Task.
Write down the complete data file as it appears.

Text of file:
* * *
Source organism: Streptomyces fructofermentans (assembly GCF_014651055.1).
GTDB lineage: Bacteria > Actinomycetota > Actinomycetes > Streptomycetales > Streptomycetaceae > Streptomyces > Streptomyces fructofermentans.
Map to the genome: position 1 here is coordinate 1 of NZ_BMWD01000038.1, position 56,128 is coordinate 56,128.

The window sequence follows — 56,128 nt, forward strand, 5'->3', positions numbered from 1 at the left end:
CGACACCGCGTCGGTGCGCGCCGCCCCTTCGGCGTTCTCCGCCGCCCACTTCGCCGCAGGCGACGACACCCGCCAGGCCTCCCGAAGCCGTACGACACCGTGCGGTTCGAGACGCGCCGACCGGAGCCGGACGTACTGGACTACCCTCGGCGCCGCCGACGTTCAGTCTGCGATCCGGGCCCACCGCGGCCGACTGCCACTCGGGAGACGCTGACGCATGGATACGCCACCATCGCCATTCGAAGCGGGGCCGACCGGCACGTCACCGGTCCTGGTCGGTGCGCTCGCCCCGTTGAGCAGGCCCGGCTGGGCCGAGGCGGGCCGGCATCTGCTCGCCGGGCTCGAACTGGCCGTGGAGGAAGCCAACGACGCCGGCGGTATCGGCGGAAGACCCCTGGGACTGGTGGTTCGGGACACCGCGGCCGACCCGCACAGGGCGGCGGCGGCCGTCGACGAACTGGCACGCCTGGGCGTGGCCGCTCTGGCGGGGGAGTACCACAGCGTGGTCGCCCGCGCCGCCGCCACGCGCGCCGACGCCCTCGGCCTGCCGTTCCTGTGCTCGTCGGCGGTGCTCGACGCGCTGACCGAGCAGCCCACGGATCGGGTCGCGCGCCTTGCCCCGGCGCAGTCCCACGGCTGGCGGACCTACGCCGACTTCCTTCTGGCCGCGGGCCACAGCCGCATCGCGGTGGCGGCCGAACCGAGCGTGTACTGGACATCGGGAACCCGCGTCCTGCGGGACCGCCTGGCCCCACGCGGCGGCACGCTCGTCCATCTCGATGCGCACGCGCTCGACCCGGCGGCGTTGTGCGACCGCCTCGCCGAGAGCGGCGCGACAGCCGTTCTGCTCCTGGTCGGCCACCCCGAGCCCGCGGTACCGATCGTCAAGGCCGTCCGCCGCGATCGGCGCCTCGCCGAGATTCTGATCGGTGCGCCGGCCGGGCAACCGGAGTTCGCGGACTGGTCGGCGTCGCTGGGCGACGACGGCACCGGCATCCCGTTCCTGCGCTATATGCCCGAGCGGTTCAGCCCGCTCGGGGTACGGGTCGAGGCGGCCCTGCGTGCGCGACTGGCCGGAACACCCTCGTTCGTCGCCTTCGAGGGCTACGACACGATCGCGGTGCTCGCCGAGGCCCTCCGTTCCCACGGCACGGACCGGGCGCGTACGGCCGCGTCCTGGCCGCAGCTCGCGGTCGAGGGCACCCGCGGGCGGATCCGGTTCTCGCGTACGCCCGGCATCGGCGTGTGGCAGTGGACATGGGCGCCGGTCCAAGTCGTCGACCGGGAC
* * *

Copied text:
Source organism: Streptomyces fructofermentans (assembly GCF_014651055.1).
GTDB lineage: Bacteria > Actinomycetota > Actinomycetes > Streptomycetales > Streptomycetaceae > Streptomyces > Streptomyces fructofermentans.
Map to the genome: position 1 here is coordinate 1 of NZ_BMWD01000038.1, position 56,128 is coordinate 56,128.

The window sequence follows — 56,128 nt, forward strand, 5'->3', positions numbered from 1 at the left end:
CGACACCGCGTCGGTGCGCGCCGCCCCTTCGGCGTTCTCCGCCGCCCACTTCGCCGCAGGCGACGACACCCGCCAGGCCTCCCGAAGCCGTACGACACCGTGCGGTTCGAGACGCGCCGACCGGAGCCGGACGTACTGGACTACCCTCGGCGCCGCCGACGTTCAGTCTGCGATCCGGGCCCACCGCGGCCGACTGCCACTCGGGAGACGCTGACGCATGGATACGCCACCATCGCCATTCGAAGCGGGGCCGACCGGCACGTCACCGGTCCTGGTCGGTGCGCTCGCCCCGTTGAGCAGGCCCGGCTGGGCCGAGGCGGGCCGGCATCTGCTCGCCGGGCTCGAACTGGCCGTGGAGGAAGCCAACGACGCCGGCGGTATCGGCGGAAGACCCCTGGGACTGGTGGTTCGGGACACCGCGGCCGACCCGCACAGGGCGGCGGCGGCCGTCGACGAACTGGCACGCCTGGGCGTGGCCGCTCTGGCGGGGGAGTACCACAGCGTGGTCGCCCGCGCCGCCGCCACGCGCGCCGACGCCCTCGGCCTGCCGTTCCTGTGCTCGTCGGCGGTGCTCGACGCGCTGACCGAGCAGCCCACGGATCGGGTCGCGCGCCTTGCCCCGGCGCAGTCCCACGGCTGGCGGACCTACGCCGACTTCCTTCTGGCCGCGGGCCACAGCCGCATCGCGGTGGCGGCCGAACCGAGCGTGTACTGGACATCGGGAACCCGCGTCCTGCGGGACCGCCTGGCCCCACGCGGCGGCACGCTCGTCCATCTCGATGCGCACGCGCTCGACCCGGCGGCGTTGTGCGACCGCCTCGCCGAGAGCGGCGCGACAGCCGTTCTGCTCCTGGTCGGCCACCCCGAGCCCGCGGTACCGATCGTCAAGGCCGTCCGCCGCGATCGGCGCCTCGCCGAGATTCTGATCGGTGCGCCGGCCGGGCAACCGGAGTTCGCGGACTGGTCGGCGTCGCTGGGCGACGACGGCACCGGCATCCCGTTCCTGCGCTATATGCCCGAGCGGTTCAGCCCGCTCGGGGTACGGGTCGAGGCGGCCCTGCGTGCGCGACTGGCCGGAACACCCTCGTTCGTCGCCTTCGAGGGCTACGACACGATCGCGGTGCTCGCCGAGGCCCTCCGTTCCCACGGCACGGACCGGGCGCGTACGGCCGCGTCCTGGCCGCAGCTCGCGGTCGAGGGCACCCGCGGGCGGATCCGGTTCTCGCGTACGCCCGGCATCGGCGTGTGGCAGTGGACATGGGCGCCGGTCCAAGTCGTCGACCGGGAC